Decided to focus a bit on the pattern with this post to update everyone on where we stand...and what is likely ahead for us.
First off...the snow stats.
Louisville (official) site
February (s0 far)- 3.2"
Season total to-date 8.1"
That is -1.5" BELOW normal. Last year as of February 18th: 3.5"
Looking at the past 5 years...how often do we still see a measurable snow AFTER February 18th?
2008- 10.68" additional fell
2009- .09" additional fell
2010- 1.02" additional fell
2011- .03" additional fell
2012- 3.5" additional fell
Just looking at the past 5 years alone, measurable snow has fallen every year after this date. Some a decent amount...some just dusting. When looking at the month of March alone--- snowflakes have fallen in Kentuckiana every March of those years.
This isn't breaking news to natives. You guys know that we have had some big winter events in March. The upper low snowstorm of March 20, 1996 always stands out in my head. I was on spring break at WKU at the time...more than 12" fell! And of course, last years, our largest snowfall of the season fell just after the March 2nd tornado outbreak.
Winter is far from over. The data supports that. The pattern supports it.
While I have no idea if we will see a big snow soon before we rush into spring, I do have growing concerns that our jet stream pattern is about to become very active in that snow won't be our only problem. Severe thunderstorms have been a growing issue over the south the past few weeks. I fear that our very dynamic weather pattern that is shaping up for the country could lead to significant snow and severe thunderstorm events. I was hoping for a quiet season this year ---but I don't like the data I am seeing that lies ahead.
Either way, we just have to take this pattern one week at a time. We are now entering the battle zone period of the 2 seasons---and long term models are going to go bonkers. So for those of you that look at the long term models often---I urge caution with them beyond day 7 at this time.
So let's dive into what is ahead for us this week.
We made it to 60 or higher today. But now the rain will move in tonight...looks to be after 8pm. Most of the rain will likely fall when you all are sleeping. Some thunder is possible. We are not expecting severe storms.
There is still strong support that the cold air will catch up to the moisture over our area early tomorrow. Light snow flurries/showers are certainly possible. Especially along and north of I 64 where the cold air layer is deeper. A much different "feel" to tomorrow compared to today for sure!
We see cold period during this time. Dry, but cold.
This will set the stage for our next storm that will develop to our west Thursday afternoon/night.
It will deepen pretty fast in the Plains. It will be a slow east mover, so initially the moisture will surge more north than east. So it will take it a bit to get the moisture into our area Thursday night.
When you look at the model at face value, you can see how the blue line (typical rain/snow line aloft) is north of us. This would mean rain.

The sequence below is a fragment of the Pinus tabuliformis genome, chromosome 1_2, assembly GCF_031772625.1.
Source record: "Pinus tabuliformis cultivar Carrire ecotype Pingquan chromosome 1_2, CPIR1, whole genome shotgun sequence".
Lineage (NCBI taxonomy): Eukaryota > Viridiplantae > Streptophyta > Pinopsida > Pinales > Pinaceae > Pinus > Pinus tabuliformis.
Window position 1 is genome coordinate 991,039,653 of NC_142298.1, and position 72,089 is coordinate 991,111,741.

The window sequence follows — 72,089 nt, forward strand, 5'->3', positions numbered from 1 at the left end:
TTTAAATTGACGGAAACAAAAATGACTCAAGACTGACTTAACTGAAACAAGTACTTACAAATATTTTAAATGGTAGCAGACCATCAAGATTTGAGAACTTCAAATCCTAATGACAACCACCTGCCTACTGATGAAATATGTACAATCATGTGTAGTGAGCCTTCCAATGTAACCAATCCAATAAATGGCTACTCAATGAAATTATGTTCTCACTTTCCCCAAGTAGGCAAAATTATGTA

But you have to look closer. The temps at the surface...are much colder. 29-33°. Aka, freezing rain threat.
And if we looked EVEN closer, we may be able to determine how thick our cold layer is at the surface as it may have more sleet than freezing rain---but that is too difficult to gauge this far out. So we plan to just leave at freezing rain chance for now.
The good news ---it will warm overnight. You can see how surface temps jump to near 40 by sunrise.
So at this point, there remains a small window of freezing rain/sleet/snow (depending on thickeness of cold layers) Thursday night...likely during the 8pm-2am window. Improving to just plain rain by morning and Friday.
We will monitor this one carefully as these are always tricky systems for us. But at last we are getting a good heads up on it to monitor.
The jet stream is expected to remain very active over the lower 48. This means several areas of low pressure will traverse over the region.
But this is where my earlier comment about an extreme pattern come into play.
The AOis going negative. This means the cold air is on the move...and available for any storm to tap into that moves into the country.
The NAO--- going sharply negative for the first time in weeks. In fact, look at the last time it was sharply negative. Near Halloween. Remember that storm? Yes, that was Hurricane Sandy. Am I saying there will be another Sandy? Of course not. But a negative NAO is a blocking pattern that supports deep areas of low pressure. And if cold air is around---you can have one heck of an area of low pressure with that.
The PNA ---going positive. This means the cold air has some lasting power to it. Areas that get cold...likely will stay cold. That would only complicate future storms in the flow.
You can tell by looking at the indicies they have been fairly "neutral" the past several weeks. So our weather pattern has been fairly----quiet ---overall. The only exception would have been the NE blizzard.
But now a shake-up is in store with our weather pattern. The true battle of the seasons is looking to take shape.
Where we end up in all of this....no one knows. I certainly don't. But I do know that WE will be here watching it and informing you day by day. So no need to worry...let us do that for you :)